Patricia Talem is a Brazilian jazz singer with a fluent, tender vocal style reminiscent of Astrud Gilberto. She recently released her self-titled debut album, a beautifully produced selection of songs by mostly Brazilian composers. She’s now working on her second album. Recently, Patricia took the time to talk with Wanda Waterman St. Louis about repertoire, the importance of silence for creativity, and how it feels to sing.
I was born into a family of engineers, but I was privileged to have the support of my family to study and practice music.
As a child, I would often sing in front of the mirror, dubbing children’s songs.
At 14, I began formally studying music theory and singing, but the best school for me has been practice. I was very young when I began to sing in the pubs of São Paulo. I have also been influenced by the music of Rio de Janeiro and Minas Gerais [a Brazilian state], the land of Milton Nascimento.
I always heard good music at home. Early on, I learned to appreciate bossa nova, samba, and other Brazilian rhythms. And there is no way to talk about bossa nova without talking about jazz.
Choosing the Songs
The choice of repertoire for this album was very slow and methodical. I found many beautiful, interesting songs, and I tried to choose those that somehow connected with my life. I believe that in principle this is the best way for me to interpret a song.
I already knew the work of Marco da Costa, a major producer and Brazilian drummer. It was through him that I met Sandro Albert, and I was charmed by his compositions and way of working. Through this partnership with Sandro, I met Russell Ferrante and Jimmy Haslip of the Yellowjackets. For me it was a gift to work with such sensitive and brilliant musicians.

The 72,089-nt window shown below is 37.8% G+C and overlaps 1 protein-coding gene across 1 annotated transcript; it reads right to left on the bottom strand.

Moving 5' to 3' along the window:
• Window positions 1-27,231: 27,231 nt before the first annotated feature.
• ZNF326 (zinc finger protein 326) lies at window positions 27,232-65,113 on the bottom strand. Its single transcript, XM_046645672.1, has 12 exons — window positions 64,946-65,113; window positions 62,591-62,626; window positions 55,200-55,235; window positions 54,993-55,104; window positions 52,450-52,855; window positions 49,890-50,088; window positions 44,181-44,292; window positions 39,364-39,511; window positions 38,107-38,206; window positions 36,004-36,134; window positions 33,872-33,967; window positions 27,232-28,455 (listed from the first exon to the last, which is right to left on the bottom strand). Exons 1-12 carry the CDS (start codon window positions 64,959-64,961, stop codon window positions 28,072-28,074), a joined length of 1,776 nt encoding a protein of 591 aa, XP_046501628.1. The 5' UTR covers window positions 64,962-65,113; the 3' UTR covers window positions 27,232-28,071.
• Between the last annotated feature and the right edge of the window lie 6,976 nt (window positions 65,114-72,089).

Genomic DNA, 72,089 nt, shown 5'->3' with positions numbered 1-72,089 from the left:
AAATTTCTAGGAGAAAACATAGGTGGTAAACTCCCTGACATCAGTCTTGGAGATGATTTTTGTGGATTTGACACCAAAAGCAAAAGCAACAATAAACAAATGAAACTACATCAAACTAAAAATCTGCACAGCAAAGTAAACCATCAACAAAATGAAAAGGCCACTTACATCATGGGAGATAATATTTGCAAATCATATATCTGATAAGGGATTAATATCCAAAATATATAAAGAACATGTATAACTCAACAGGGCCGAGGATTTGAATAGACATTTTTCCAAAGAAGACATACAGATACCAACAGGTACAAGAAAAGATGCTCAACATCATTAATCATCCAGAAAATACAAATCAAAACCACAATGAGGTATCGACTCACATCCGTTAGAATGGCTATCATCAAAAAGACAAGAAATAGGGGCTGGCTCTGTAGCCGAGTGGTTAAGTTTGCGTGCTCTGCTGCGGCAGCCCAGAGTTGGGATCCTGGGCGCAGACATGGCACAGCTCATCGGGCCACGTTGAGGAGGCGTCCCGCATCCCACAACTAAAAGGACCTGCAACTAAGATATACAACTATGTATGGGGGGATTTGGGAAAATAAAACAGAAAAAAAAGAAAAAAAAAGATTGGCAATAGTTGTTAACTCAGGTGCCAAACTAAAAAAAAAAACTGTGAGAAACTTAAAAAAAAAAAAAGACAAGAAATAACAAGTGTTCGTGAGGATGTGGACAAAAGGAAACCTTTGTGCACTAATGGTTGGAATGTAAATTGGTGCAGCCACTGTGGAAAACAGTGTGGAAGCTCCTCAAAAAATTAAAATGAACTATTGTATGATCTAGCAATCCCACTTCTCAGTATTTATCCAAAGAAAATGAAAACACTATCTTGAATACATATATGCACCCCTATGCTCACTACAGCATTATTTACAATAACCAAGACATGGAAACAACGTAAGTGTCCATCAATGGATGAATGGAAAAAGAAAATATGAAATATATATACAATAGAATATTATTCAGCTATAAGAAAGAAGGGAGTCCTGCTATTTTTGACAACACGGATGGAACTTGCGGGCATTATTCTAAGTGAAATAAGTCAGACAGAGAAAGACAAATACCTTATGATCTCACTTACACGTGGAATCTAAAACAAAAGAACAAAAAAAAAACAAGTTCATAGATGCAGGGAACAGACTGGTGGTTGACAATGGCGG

How Singing Feels
When I sing, I feel like the world stopped. Everything else becomes unimportant and the music is absolutely queen.
It is very pleasant to be connected to the musicians and the meaning of that song for several minutes, and to make this performance the most important and precious.
What You Need
I think the world today is too fast. This is very good in some respects. Communication is more effective; if not for the internet, for example, I couldn’t give this interview. Also, speed makes our music heard around the world. But an artist needs to calm down, to take a moment of pure leisure, to meditate on the song, the power. For me, silence must precede creativity, always.
Art has the power to transform a human being, and It’s the best therapy there is. I learn a lot about life from songs, music, poetry, and art in general. Art is also a great way to meet myself. When I hear my old recordings, for example, I perceive intentions, moments that show me who Patricia was at that time.
I’ve been greatly influenced by João Gilberto, Tom Jobim, Milton Nascimento, Flávio Venturini, Sandro Albert, Chet Baker, and Paco de Lucia. I have also been influenced by dance. I practiced flamenco for many years as well, and this ended up influencing my music.
This week, I’ve been listening to Atlantis by Wayne Shorter, Nearness of You by Michael Brecker, and Efêmera by Tulipa Ruiz.
What often happens in Brazil is that some people see jazz as being only for a musical elite, which is not true, and moreover, is completely contradictory to jazz’s roots. For this reason, I try to bring music to people with less culture and less privileged conditions, whenever possible. I think music is a complete form of education.
I also believe very much in music as a way to create a better future for children, particularly in regions where child labour is common.
Preparing a Song
I always, always put myself in the place of the main character of a song. I imagine details, colors, gestures, and expressions, and I create a movie from that song. Often, in public, I identify with someone in the audience, and immediately place this person as a character in this movie too.
My biggest belief is to not do to others what I do not want them to do to me. This applies to politics, religion, relationships and family.